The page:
Should you believe in the social media buzz?

[vc_row margin_top=”-40″ padding_left=”40″ padding_right=”40″ type=”3″ bg_position=”top” bg_repeat=”no-repeat” bg_cover=”false” bg_attachment=”false” padding_top=”25″ padding_bottom=”0″ parallax_speed=”0.1″ css=”.vc_custom_1399373744721{margin-bottom: 0px !important;}”][vc_column width=”1/1″][vc_column_text]

Should you believe in the social media buzz?

[/vc_column_text][/vc_column][/vc_row][vc_row][vc_column width=”1/1″][dt_gap height=”20″][/vc_column][/vc_row][vc_row][vc_column width=”1/1″][vc_column_text]The short answer is yes. And no.

Let me explain…

Social media can be an extremely useful tool. It helps you to connect to your target audience in real time and to engage on a personal as well as a professional level. Social media can help you to grow your personal brand, your business brand and your career opportunities. It can help you to get to know your target audience and to communicate with them directly. There are many benefits to using social media, if it’s used wisely.

On the other hand, you need to remember that social media is not the only tool available to you. Don’t be tempted to forgo other forms of marketing and communication and to focus solely on social media. You will lose out.

While social media is a growing phenomenon, it’s not always the most appropriate channel for any given activity. For example, if you run an IT services company, you might find that social media is a fantastic tool for customer service. If a client sends you a Tweet about an IT issue and you are able to deal with it quickly and effectively, it’s a win-win situation. But sending out strings of Tweets promoting your services may just see you marked as “Spam” by the Twitter folk. There are more appropriate ways to market your services, such as getting coverage for your company in a magazine read by your target audience or giving a keynote at a business exhibition.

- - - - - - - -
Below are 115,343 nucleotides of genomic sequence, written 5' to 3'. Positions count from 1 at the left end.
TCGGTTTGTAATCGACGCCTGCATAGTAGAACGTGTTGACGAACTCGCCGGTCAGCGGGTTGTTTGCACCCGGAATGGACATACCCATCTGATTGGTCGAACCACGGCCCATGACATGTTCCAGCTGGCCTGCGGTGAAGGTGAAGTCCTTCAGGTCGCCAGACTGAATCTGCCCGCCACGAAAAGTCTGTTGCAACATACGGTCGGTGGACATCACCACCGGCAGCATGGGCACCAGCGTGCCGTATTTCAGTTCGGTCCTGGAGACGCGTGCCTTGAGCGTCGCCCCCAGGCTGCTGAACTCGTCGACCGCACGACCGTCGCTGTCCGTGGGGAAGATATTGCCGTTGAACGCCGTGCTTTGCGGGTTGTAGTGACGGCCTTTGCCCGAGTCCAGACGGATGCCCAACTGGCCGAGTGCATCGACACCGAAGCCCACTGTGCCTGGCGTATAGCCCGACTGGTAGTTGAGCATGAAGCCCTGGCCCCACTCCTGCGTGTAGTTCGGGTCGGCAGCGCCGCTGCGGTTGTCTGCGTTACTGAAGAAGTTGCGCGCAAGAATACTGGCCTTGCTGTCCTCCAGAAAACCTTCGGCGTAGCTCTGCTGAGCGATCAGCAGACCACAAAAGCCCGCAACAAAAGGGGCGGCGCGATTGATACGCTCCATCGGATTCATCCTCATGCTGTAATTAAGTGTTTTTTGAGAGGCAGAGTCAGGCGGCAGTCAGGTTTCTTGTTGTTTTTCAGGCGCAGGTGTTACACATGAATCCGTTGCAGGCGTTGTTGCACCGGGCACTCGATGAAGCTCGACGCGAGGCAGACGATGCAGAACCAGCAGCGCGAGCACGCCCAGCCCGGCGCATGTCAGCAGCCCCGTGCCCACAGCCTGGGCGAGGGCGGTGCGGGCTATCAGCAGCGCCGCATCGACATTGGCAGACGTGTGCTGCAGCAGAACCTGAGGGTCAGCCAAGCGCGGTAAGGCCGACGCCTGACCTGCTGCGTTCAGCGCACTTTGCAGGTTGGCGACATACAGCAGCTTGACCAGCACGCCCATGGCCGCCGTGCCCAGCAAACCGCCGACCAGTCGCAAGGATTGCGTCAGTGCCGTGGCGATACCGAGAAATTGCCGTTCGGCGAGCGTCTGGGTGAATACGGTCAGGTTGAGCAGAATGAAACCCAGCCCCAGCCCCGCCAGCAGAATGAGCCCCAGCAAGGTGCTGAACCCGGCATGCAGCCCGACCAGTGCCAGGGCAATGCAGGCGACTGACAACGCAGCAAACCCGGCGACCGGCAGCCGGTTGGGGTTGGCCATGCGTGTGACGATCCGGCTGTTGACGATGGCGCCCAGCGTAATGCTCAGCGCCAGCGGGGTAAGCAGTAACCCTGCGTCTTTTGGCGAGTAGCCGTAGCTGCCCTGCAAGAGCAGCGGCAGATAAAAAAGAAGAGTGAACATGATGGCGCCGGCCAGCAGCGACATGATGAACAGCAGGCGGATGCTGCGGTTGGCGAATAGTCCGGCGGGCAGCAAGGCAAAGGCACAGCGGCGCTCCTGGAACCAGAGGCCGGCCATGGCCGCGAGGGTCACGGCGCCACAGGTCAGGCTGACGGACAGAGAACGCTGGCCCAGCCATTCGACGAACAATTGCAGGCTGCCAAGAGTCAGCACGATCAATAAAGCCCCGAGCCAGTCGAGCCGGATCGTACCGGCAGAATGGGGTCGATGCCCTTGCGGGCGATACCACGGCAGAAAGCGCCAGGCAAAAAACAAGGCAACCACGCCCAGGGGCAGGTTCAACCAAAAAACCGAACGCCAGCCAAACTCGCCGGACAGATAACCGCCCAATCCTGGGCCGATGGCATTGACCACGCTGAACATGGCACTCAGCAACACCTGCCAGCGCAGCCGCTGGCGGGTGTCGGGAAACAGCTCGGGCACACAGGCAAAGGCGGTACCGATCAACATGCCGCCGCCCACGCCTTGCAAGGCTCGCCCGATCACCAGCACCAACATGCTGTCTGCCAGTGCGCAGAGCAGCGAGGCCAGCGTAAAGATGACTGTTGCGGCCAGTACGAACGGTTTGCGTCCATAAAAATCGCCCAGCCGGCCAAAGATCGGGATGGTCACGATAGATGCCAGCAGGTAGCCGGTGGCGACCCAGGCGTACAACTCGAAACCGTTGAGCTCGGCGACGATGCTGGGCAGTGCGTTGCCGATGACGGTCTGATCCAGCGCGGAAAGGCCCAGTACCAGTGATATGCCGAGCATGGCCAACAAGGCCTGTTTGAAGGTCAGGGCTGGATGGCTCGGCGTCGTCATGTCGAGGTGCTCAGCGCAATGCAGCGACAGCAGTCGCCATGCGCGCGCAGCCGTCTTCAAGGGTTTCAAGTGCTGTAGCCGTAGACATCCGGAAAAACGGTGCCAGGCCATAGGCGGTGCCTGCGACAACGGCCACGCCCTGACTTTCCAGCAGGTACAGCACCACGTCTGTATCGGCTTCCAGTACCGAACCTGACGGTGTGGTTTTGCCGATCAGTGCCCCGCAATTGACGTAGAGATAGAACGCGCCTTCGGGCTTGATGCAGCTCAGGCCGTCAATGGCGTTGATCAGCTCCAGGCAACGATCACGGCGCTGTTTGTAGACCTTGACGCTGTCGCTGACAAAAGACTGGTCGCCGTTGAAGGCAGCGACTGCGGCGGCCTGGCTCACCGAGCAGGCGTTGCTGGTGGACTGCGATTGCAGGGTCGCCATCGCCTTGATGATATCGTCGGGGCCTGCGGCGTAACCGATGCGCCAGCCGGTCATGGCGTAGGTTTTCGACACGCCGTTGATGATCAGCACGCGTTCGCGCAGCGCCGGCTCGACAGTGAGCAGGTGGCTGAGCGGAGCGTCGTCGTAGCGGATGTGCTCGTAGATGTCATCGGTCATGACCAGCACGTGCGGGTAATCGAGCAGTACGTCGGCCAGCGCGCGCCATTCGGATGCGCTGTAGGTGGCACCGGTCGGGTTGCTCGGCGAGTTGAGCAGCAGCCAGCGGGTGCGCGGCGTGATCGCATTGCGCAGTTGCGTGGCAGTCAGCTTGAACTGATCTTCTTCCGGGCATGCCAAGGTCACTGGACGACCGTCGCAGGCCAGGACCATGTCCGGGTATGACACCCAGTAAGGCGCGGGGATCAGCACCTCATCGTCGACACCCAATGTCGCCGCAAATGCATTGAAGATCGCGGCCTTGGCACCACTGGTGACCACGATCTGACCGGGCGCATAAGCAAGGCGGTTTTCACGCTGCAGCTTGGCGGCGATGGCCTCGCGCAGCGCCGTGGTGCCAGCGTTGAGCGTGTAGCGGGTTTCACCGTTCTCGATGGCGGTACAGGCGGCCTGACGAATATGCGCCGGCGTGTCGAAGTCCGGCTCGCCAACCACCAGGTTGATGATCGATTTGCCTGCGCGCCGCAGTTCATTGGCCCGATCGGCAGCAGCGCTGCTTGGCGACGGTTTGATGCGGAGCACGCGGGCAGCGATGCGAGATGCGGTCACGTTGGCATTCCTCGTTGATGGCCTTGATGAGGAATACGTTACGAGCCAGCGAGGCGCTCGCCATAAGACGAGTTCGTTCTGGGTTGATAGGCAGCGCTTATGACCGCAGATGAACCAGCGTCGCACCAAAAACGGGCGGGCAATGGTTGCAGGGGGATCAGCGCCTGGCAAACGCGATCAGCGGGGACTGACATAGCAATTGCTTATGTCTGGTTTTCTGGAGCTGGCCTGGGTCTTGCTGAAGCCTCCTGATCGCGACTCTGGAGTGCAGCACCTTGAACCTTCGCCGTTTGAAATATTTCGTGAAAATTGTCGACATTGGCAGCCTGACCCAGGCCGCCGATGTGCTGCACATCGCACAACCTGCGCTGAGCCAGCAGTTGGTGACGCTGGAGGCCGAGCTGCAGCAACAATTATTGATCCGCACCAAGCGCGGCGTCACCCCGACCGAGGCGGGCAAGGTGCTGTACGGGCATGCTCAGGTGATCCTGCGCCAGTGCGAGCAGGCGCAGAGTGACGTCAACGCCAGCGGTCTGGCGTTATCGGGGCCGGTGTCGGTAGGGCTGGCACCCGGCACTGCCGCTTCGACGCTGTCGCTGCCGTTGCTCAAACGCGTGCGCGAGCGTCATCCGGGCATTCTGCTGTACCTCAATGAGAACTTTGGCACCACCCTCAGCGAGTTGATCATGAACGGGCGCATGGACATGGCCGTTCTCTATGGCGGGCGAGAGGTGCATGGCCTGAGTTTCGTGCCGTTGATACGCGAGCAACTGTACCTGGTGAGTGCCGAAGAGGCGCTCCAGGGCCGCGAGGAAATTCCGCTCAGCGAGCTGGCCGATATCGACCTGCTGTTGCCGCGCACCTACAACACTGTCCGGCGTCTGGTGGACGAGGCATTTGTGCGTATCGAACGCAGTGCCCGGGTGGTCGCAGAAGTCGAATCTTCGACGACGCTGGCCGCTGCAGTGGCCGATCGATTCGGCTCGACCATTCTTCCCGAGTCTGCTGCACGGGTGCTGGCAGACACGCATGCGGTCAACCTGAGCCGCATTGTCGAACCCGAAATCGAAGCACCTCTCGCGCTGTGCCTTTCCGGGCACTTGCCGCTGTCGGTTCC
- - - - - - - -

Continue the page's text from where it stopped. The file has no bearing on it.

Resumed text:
Rather than risk pushing away potential customers through insisting on using social media as your primary marketing channel, stick to what works on social media and use other platforms for activities that don’t work well on social media, like networking, for example.

I found it interesting that when interviewed one of South Africa’s social media gurus, Mike Stopforth for my book, Branding & Marketing YOU, he said that he urges people to build authentic relationships offline.

He gives an example of how he ran – a global business – and how more was achieved in the two face-to-face meetings where the founders of the site were in the room together than ever got done online, because there’s no substitute for real-world interaction.

In my workshops, I always tell people that face to face contact is king. While social media is a valuable way to build your profile and visibility, it can never replace building close personal relationships.

There are so many platforms available to you to build and market your personal brand, from advertising to PR, networking, writing articles or a book, leading workshops, giving speeches, writing reports or white papers… the list is endless.

It’s important to play to your strengths in terms of deciding what channels to use. It’s also critical that you don’t dilute yourself over too many channels and lose your impact. Rather identify one or two platforms that work best for you and focus on using them as best you can. Use social media. But make sure you use the other tools available to you as well.[/vc_column_text][/vc_column][/vc_row]

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